On the popular show, ER there is ha Eriq Lasalle, who plays one of the doctors on the show and goes through the same types of dramas the other characters do. On Felicity they have Tangi Miller, who plays one of Felicity’s best friends. She is trying to get through college taking the same types of hard classes the Caucasian people are taking. Basically African Americans need more serious roles on television. African Americas should have sitcoms on television, but there needs to be a balance between the sitcoms and the dramas. Dramas would help to show African American’s in a more day-to-day, realistic role. Many broadcast executives believe whites rarely watch shows, particularly sitcoms, with largely black casts.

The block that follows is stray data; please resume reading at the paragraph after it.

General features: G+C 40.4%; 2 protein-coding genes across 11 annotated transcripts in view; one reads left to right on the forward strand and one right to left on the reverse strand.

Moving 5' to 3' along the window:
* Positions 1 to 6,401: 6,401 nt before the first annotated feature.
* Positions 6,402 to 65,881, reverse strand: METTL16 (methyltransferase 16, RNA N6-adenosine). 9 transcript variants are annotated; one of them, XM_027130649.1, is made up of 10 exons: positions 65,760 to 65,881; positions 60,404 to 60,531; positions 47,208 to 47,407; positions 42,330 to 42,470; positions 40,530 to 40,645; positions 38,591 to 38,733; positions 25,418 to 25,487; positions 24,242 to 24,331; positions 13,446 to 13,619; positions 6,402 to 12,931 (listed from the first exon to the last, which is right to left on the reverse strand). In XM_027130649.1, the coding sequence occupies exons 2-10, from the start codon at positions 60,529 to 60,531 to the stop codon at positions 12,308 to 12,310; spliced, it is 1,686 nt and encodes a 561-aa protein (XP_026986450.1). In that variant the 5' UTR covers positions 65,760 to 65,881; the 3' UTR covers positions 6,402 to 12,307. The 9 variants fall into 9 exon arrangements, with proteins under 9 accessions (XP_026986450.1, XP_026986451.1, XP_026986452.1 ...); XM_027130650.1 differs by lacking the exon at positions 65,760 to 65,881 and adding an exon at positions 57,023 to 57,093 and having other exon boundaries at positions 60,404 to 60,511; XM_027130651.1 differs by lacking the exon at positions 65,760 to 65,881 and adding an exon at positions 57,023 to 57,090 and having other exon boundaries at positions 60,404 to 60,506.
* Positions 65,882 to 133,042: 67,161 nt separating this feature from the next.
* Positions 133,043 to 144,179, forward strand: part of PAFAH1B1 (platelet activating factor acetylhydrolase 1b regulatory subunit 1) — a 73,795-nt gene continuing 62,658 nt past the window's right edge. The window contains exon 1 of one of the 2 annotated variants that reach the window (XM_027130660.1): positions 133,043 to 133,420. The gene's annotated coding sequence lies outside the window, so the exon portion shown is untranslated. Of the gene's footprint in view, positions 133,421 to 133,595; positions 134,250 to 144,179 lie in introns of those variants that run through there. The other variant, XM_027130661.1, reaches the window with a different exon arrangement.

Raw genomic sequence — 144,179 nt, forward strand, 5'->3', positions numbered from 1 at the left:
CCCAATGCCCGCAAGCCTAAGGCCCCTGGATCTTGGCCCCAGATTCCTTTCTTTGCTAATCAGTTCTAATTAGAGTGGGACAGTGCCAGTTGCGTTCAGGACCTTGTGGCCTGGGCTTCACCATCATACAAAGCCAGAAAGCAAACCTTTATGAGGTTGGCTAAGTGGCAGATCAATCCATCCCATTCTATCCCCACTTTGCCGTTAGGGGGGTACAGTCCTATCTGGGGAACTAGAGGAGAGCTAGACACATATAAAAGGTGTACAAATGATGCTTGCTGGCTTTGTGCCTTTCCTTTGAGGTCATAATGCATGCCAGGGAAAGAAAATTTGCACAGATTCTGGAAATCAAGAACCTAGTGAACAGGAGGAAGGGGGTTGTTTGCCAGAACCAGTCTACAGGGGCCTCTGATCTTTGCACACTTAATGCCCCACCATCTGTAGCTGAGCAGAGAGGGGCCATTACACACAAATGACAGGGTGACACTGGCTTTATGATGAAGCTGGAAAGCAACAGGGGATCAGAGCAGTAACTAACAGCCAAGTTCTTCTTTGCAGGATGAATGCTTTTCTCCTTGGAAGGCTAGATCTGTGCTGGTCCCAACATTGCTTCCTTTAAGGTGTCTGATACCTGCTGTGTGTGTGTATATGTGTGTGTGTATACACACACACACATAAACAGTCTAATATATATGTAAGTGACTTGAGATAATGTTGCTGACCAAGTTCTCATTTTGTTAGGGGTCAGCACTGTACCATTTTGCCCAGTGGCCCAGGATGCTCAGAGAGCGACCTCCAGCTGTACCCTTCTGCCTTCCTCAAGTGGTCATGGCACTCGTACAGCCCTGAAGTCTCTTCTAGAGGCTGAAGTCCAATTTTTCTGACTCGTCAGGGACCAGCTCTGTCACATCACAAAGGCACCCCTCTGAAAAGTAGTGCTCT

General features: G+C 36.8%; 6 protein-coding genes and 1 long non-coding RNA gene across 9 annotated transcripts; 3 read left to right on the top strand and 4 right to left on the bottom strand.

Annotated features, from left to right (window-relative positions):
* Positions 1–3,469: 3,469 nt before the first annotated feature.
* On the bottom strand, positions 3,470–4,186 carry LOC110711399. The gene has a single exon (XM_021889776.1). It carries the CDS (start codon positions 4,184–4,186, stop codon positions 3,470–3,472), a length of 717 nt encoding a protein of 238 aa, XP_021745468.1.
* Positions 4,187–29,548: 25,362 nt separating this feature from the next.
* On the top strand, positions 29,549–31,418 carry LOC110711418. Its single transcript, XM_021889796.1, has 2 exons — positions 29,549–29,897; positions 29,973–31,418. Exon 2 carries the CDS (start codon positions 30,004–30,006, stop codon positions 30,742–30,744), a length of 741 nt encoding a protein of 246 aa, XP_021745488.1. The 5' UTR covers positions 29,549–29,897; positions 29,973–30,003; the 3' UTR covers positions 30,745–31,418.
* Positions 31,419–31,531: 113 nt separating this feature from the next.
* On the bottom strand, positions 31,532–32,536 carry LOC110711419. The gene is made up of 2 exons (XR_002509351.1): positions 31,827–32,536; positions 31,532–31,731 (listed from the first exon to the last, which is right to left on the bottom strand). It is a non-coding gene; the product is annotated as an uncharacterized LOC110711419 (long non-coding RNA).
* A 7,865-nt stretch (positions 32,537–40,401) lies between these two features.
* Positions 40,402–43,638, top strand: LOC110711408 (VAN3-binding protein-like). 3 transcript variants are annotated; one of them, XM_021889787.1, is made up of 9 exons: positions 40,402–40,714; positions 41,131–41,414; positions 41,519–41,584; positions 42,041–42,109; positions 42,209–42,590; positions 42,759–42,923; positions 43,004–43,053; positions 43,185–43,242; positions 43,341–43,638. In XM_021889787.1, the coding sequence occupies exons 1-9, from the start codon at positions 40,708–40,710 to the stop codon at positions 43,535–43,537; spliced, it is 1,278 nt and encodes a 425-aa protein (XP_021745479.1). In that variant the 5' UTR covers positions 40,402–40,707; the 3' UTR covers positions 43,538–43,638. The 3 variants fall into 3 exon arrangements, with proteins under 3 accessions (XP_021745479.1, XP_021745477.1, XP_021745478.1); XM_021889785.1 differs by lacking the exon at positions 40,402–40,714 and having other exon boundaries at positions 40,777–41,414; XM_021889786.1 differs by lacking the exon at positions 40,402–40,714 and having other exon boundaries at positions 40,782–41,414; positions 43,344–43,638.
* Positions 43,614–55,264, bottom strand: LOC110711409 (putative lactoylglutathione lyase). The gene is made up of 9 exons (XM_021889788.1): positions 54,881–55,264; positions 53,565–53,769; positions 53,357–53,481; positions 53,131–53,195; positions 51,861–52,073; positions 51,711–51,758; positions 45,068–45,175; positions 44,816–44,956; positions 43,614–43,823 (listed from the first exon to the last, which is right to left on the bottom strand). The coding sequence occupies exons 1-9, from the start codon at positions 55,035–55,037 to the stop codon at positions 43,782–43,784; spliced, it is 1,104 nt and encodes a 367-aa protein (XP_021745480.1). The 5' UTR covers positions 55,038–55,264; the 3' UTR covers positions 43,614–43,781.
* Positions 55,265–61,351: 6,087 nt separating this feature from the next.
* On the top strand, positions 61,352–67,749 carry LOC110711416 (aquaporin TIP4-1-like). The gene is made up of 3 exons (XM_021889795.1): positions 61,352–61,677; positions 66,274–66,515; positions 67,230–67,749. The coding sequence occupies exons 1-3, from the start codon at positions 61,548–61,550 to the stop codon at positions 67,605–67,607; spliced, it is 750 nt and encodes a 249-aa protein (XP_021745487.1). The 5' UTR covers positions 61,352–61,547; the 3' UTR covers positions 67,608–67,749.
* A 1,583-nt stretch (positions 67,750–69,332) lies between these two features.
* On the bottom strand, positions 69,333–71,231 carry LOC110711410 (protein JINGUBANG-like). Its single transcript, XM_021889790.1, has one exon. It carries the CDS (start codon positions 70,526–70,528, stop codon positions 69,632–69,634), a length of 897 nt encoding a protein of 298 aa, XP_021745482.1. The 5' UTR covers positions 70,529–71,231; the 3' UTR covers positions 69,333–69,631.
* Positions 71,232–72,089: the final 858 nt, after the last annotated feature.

The networks broadcast relatively few shows with black or even integrated casts in prime time television spots. There are two popular, outdated stereotypes about African Americans. First, whites and non-blacks won’t wasted their time and money on anything perceived as “black oriented”. Secondly, blacks are viewed as marginal, if not irrelevant, as TV and film viewers and product consumers. According to the annual Burrell marketing survey, blacks spend as much if not more per capita than any other ethnic group in America on goods and services; moreover, 40% watch prime-time television. African American’s are marginal by no means; in fact, they are essential to manufactures, advertisers and the success of television shows.
Caucasian shows are for the most part, entirely white. On the other hand, primarily black shows have been forced to add white characters. “There is always a concerted effort by white executives to place white faces on black shows,” said Steve Harvey, whose show is on the WB network. “We have had to place white faces on our show this year. We didn’t ask for it.